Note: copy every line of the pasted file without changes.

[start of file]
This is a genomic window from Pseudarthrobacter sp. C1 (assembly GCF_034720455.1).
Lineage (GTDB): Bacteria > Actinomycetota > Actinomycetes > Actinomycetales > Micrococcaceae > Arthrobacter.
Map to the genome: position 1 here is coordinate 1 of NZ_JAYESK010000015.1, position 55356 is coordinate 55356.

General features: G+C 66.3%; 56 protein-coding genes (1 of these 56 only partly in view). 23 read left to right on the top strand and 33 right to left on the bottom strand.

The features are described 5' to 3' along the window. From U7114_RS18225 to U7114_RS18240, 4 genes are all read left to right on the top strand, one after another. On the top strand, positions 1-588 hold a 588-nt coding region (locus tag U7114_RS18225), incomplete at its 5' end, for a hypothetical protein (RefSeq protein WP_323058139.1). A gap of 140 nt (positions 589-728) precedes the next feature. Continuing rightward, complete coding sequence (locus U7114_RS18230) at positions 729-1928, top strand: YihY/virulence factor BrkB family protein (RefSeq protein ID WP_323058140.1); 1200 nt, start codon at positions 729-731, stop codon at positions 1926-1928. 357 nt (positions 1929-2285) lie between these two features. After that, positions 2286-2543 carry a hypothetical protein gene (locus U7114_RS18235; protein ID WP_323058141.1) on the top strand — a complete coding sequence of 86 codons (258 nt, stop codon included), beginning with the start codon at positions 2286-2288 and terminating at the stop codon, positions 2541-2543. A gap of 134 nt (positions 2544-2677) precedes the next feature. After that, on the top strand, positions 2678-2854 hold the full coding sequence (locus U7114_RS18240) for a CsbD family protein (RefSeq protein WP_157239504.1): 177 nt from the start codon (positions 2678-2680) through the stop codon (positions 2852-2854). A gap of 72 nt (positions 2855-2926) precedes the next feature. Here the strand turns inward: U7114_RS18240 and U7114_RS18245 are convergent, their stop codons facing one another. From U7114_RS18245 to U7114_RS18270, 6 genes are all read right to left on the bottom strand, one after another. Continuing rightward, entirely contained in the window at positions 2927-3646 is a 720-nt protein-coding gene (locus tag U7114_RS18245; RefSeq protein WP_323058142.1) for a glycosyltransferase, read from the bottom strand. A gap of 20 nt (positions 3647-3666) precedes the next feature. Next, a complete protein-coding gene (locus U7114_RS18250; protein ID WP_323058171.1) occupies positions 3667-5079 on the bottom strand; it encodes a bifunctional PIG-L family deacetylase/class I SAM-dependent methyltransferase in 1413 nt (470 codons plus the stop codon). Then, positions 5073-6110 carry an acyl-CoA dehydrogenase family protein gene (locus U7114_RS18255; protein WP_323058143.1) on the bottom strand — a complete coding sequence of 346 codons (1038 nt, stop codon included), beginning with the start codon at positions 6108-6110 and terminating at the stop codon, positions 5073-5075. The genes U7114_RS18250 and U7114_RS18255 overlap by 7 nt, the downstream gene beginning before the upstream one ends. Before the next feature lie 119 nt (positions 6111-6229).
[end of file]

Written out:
This is a genomic window from Pseudarthrobacter sp. C1 (assembly GCF_034720455.1).
Lineage (GTDB): Bacteria > Actinomycetota > Actinomycetes > Actinomycetales > Micrococcaceae > Arthrobacter.
Map to the genome: position 1 here is coordinate 1 of NZ_JAYESK010000015.1, position 55356 is coordinate 55356.

General features: G+C 66.3%; 56 protein-coding genes (1 of these 56 only partly in view). 23 read left to right on the top strand and 33 right to left on the bottom strand.

The features are described 5' to 3' along the window. From U7114_RS18225 to U7114_RS18240, 4 genes are all read left to right on the top strand, one after another. On the top strand, positions 1-588 hold a 588-nt coding region (locus tag U7114_RS18225), incomplete at its 5' end, for a hypothetical protein (RefSeq protein WP_323058139.1). A gap of 140 nt (positions 589-728) precedes the next feature. Continuing rightward, complete coding sequence (locus U7114_RS18230) at positions 729-1928, top strand: YihY/virulence factor BrkB family protein (RefSeq protein ID WP_323058140.1); 1200 nt, start codon at positions 729-731, stop codon at positions 1926-1928. 357 nt (positions 1929-2285) lie between these two features. After that, positions 2286-2543 carry a hypothetical protein gene (locus U7114_RS18235; protein ID WP_323058141.1) on the top strand — a complete coding sequence of 86 codons (258 nt, stop codon included), beginning with the start codon at positions 2286-2288 and terminating at the stop codon, positions 2541-2543. A gap of 134 nt (positions 2544-2677) precedes the next feature. After that, on the top strand, positions 2678-2854 hold the full coding sequence (locus U7114_RS18240) for a CsbD family protein (RefSeq protein WP_157239504.1): 177 nt from the start codon (positions 2678-2680) through the stop codon (positions 2852-2854). A gap of 72 nt (positions 2855-2926) precedes the next feature. Here the strand turns inward: U7114_RS18240 and U7114_RS18245 are convergent, their stop codons facing one another. From U7114_RS18245 to U7114_RS18270, 6 genes are all read right to left on the bottom strand, one after another. Continuing rightward, entirely contained in the window at positions 2927-3646 is a 720-nt protein-coding gene (locus tag U7114_RS18245; RefSeq protein WP_323058142.1) for a glycosyltransferase, read from the bottom strand. A gap of 20 nt (positions 3647-3666) precedes the next feature. Next, a complete protein-coding gene (locus U7114_RS18250; protein ID WP_323058171.1) occupies positions 3667-5079 on the bottom strand; it encodes a bifunctional PIG-L family deacetylase/class I SAM-dependent methyltransferase in 1413 nt (470 codons plus the stop codon). Then, positions 5073-6110 carry an acyl-CoA dehydrogenase family protein gene (locus U7114_RS18255; protein WP_323058143.1) on the bottom strand — a complete coding sequence of 346 codons (1038 nt, stop codon included), beginning with the start codon at positions 6108-6110 and terminating at the stop codon, positions 5073-5075. The genes U7114_RS18250 and U7114_RS18255 overlap by 7 nt, the downstream gene beginning before the upstream one ends. Before the next feature lie 119 nt (positions 6111-6229).